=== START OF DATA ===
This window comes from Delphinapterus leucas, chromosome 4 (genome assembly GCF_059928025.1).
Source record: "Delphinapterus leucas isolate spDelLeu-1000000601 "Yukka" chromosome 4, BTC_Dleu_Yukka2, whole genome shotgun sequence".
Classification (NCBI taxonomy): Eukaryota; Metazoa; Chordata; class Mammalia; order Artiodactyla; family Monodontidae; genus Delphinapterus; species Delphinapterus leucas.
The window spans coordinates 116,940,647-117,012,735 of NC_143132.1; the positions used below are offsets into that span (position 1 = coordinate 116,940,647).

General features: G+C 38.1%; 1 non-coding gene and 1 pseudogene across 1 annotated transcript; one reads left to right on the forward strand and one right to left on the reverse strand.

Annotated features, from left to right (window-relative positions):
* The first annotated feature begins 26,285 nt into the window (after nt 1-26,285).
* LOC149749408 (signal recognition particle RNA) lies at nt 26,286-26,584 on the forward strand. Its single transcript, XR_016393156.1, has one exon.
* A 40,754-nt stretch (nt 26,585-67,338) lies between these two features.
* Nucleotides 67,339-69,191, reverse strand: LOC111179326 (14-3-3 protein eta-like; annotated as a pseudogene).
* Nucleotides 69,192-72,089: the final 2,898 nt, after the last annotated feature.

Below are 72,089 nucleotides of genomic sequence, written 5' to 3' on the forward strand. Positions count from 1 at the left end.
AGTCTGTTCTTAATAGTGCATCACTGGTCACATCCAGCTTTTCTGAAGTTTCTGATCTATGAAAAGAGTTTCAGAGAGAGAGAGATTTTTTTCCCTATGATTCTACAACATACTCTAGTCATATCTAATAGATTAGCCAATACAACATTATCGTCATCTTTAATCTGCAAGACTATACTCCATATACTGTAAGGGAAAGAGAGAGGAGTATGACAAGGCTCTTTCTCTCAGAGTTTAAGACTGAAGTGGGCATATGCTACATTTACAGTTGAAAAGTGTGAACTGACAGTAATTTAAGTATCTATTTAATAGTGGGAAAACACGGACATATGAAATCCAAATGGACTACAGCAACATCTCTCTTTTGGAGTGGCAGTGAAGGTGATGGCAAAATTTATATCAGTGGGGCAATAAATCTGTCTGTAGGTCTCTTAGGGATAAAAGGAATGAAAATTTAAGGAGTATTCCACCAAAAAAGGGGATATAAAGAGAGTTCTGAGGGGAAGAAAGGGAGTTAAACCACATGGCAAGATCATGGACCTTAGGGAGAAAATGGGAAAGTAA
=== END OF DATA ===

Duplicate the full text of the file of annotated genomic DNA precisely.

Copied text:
This window comes from Delphinapterus leucas, chromosome 4 (genome assembly GCF_059928025.1).
Source record: "Delphinapterus leucas isolate spDelLeu-1000000601 "Yukka" chromosome 4, BTC_Dleu_Yukka2, whole genome shotgun sequence".
Classification (NCBI taxonomy): Eukaryota; Metazoa; Chordata; class Mammalia; order Artiodactyla; family Monodontidae; genus Delphinapterus; species Delphinapterus leucas.
The window spans coordinates 116,940,647-117,012,735 of NC_143132.1; the positions used below are offsets into that span (position 1 = coordinate 116,940,647).

General features: G+C 38.1%; 1 non-coding gene and 1 pseudogene across 1 annotated transcript; one reads left to right on the forward strand and one right to left on the reverse strand.

Annotated features, from left to right (window-relative positions):
* The first annotated feature begins 26,285 nt into the window (after nt 1-26,285).
* LOC149749408 (signal recognition particle RNA) lies at nt 26,286-26,584 on the forward strand. Its single transcript, XR_016393156.1, has one exon.
* A 40,754-nt stretch (nt 26,585-67,338) lies between these two features.
* Nucleotides 67,339-69,191, reverse strand: LOC111179326 (14-3-3 protein eta-like; annotated as a pseudogene).
* Nucleotides 69,192-72,089: the final 2,898 nt, after the last annotated feature.

Below are 72,089 nucleotides of genomic sequence, written 5' to 3' on the forward strand. Positions count from 1 at the left end.
AGTCTGTTCTTAATAGTGCATCACTGGTCACATCCAGCTTTTCTGAAGTTTCTGATCTATGAAAAGAGTTTCAGAGAGAGAGAGATTTTTTTCCCTATGATTCTACAACATACTCTAGTCATATCTAATAGATTAGCCAATACAACATTATCGTCATCTTTAATCTGCAAGACTATACTCCATATACTGTAAGGGAAAGAGAGAGGAGTATGACAAGGCTCTTTCTCTCAGAGTTTAAGACTGAAGTGGGCATATGCTACATTTACAGTTGAAAAGTGTGAACTGACAGTAATTTAAGTATCTATTTAATAGTGGGAAAACACGGACATATGAAATCCAAATGGACTACAGCAACATCTCTCTTTTGGAGTGGCAGTGAAGGTGATGGCAAAATTTATATCAGTGGGGCAATAAATCTGTCTGTAGGTCTCTTAGGGATAAAAGGAATGAAAATTTAAGGAGTATTCCACCAAAAAAGGGGATATAAAGAGAGTTCTGAGGGGAAGAAAGGGAGTTAAACCACATGGCAAGATCATGGACCTTAGGGAGAAAATGGGAAAGTAA